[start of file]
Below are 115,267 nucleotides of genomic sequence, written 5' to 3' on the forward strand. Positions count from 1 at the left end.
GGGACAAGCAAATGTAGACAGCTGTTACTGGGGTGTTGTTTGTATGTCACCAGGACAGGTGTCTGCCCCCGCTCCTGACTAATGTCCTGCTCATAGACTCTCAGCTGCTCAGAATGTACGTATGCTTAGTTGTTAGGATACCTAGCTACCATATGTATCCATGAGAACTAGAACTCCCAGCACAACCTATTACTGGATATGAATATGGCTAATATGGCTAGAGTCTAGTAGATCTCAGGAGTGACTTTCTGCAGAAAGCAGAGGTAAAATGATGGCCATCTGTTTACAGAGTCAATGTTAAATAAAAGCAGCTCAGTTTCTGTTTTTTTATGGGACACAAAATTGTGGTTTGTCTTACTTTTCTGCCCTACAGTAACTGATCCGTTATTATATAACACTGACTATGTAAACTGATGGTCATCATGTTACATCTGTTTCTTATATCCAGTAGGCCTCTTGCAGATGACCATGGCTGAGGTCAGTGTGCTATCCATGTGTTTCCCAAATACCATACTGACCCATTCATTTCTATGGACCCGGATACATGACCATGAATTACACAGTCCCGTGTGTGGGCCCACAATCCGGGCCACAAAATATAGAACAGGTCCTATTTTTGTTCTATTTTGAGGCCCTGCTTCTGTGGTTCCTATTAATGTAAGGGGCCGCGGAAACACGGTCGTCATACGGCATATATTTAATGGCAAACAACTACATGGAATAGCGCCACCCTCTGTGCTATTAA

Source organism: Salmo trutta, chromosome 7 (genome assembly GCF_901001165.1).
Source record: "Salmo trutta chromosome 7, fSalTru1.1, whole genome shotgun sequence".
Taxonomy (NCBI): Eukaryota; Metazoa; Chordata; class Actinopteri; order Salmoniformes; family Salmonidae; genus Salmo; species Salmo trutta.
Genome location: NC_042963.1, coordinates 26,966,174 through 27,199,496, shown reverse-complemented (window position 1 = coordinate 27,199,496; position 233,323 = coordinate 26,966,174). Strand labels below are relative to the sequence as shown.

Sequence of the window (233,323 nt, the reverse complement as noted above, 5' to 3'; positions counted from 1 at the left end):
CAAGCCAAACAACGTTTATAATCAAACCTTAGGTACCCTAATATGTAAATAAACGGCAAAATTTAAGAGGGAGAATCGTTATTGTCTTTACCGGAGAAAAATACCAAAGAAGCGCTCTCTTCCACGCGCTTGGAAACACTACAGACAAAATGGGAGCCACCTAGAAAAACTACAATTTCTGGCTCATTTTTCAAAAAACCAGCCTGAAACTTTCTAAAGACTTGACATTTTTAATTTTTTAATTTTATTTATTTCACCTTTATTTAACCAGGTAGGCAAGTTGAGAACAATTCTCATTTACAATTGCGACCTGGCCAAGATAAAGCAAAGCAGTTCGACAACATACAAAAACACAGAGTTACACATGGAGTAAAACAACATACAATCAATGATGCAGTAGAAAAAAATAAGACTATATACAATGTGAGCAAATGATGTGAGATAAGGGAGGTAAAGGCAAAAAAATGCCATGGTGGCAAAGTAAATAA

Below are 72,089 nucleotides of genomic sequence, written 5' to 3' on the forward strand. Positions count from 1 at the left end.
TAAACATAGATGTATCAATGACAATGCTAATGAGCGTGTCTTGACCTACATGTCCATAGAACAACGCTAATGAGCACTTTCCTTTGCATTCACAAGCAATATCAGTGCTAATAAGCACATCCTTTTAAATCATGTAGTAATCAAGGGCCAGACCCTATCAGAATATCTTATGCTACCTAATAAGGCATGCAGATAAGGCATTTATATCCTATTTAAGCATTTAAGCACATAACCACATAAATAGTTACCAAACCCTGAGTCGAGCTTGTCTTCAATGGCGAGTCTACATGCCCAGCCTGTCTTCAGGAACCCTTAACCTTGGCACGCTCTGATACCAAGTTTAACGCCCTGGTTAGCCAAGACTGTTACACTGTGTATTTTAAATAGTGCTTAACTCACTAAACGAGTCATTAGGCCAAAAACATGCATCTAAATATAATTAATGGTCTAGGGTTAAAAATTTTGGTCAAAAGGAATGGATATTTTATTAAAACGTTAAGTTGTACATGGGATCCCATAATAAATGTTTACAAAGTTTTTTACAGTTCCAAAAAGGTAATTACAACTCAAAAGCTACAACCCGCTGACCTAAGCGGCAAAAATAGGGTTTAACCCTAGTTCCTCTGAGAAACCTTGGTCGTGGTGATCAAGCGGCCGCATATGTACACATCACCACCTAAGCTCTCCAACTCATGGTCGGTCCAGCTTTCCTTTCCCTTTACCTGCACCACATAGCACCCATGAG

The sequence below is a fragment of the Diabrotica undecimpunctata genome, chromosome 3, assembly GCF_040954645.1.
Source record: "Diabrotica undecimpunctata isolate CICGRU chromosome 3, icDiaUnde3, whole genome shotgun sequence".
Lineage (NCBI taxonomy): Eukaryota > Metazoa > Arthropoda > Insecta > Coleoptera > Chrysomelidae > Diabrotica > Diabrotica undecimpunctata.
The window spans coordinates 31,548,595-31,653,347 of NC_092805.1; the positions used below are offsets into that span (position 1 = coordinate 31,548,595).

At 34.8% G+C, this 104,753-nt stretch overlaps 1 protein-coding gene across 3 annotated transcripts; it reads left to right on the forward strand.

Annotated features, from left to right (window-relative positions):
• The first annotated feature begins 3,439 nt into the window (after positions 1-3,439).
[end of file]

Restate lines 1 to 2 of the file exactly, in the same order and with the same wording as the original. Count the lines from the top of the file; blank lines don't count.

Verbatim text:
Below are 115,267 nucleotides of genomic sequence, written 5' to 3' on the forward strand. Positions count from 1 at the left end.
GGGACAAGCAAATGTAGACAGCTGTTACTGGGGTGTTGTTTGTATGTCACCAGGACAGGTGTCTGCCCCCGCTCCTGACTAATGTCCTGCTCATAGACTCTCAGCTGCTCAGAATGTACGTATGCTTAGTTGTTAGGATACCTAGCTACCATATGTATCCATGAGAACTAGAACTCCCAGCACAACCTATTACTGGATATGAATATGGCTAATATGGCTAGAGTCTAGTAGATCTCAGGAGTGACTTTCTGCAGAAAGCAGAGGTAAAATGATGGCCATCTGTTTACAGAGTCAATGTTAAATAAAAGCAGCTCAGTTTCTGTTTTTTTATGGGACACAAAATTGTGGTTTGTCTTACTTTTCTGCCCTACAGTAACTGATCCGTTATTATATAACACTGACTATGTAAACTGATGGTCATCATGTTACATCTGTTTCTTATATCCAGTAGGCCTCTTGCAGATGACCATGGCTGAGGTCAGTGTGCTATCCATGTGTTTCCCAAATACCATACTGACCCATTCATTTCTATGGACCCGGATACATGACCATGAATTACACAGTCCCGTGTGTGGGCCCACAATCCGGGCCACAAAATATAGAACAGGTCCTATTTTTGTTCTATTTTGAGGCCCTGCTTCTGTGGTTCCTATTAATGTAAGGGGCCGCGGAAACACGGTCGTCATACGGCATATATTTAATGGCAAACAACTACATGGAATAGCGCCACCCTCTGTGCTATTAA